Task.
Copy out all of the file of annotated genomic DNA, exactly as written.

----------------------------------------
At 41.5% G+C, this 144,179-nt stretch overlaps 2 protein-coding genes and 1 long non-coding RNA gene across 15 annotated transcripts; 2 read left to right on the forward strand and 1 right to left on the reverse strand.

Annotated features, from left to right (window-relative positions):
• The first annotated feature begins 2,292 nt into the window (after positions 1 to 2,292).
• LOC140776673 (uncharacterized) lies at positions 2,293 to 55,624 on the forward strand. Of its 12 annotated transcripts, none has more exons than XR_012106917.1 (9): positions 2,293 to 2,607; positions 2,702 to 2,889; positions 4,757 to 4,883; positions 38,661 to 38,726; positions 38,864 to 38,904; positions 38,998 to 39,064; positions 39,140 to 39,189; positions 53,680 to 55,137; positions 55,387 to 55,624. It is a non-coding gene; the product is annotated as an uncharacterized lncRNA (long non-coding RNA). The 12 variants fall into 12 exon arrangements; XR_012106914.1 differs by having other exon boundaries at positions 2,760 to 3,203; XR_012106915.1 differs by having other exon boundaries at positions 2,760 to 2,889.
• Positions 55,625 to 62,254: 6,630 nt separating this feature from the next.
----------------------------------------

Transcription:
At 41.5% G+C, this 144,179-nt stretch overlaps 2 protein-coding genes and 1 long non-coding RNA gene across 15 annotated transcripts; 2 read left to right on the forward strand and 1 right to left on the reverse strand.

Annotated features, from left to right (window-relative positions):
• The first annotated feature begins 2,292 nt into the window (after positions 1 to 2,292).
• LOC140776673 (uncharacterized) lies at positions 2,293 to 55,624 on the forward strand. Of its 12 annotated transcripts, none has more exons than XR_012106917.1 (9): positions 2,293 to 2,607; positions 2,702 to 2,889; positions 4,757 to 4,883; positions 38,661 to 38,726; positions 38,864 to 38,904; positions 38,998 to 39,064; positions 39,140 to 39,189; positions 53,680 to 55,137; positions 55,387 to 55,624. It is a non-coding gene; the product is annotated as an uncharacterized lncRNA (long non-coding RNA). The 12 variants fall into 12 exon arrangements; XR_012106914.1 differs by having other exon boundaries at positions 2,760 to 3,203; XR_012106915.1 differs by having other exon boundaries at positions 2,760 to 2,889.
• Positions 55,625 to 62,254: 6,630 nt separating this feature from the next.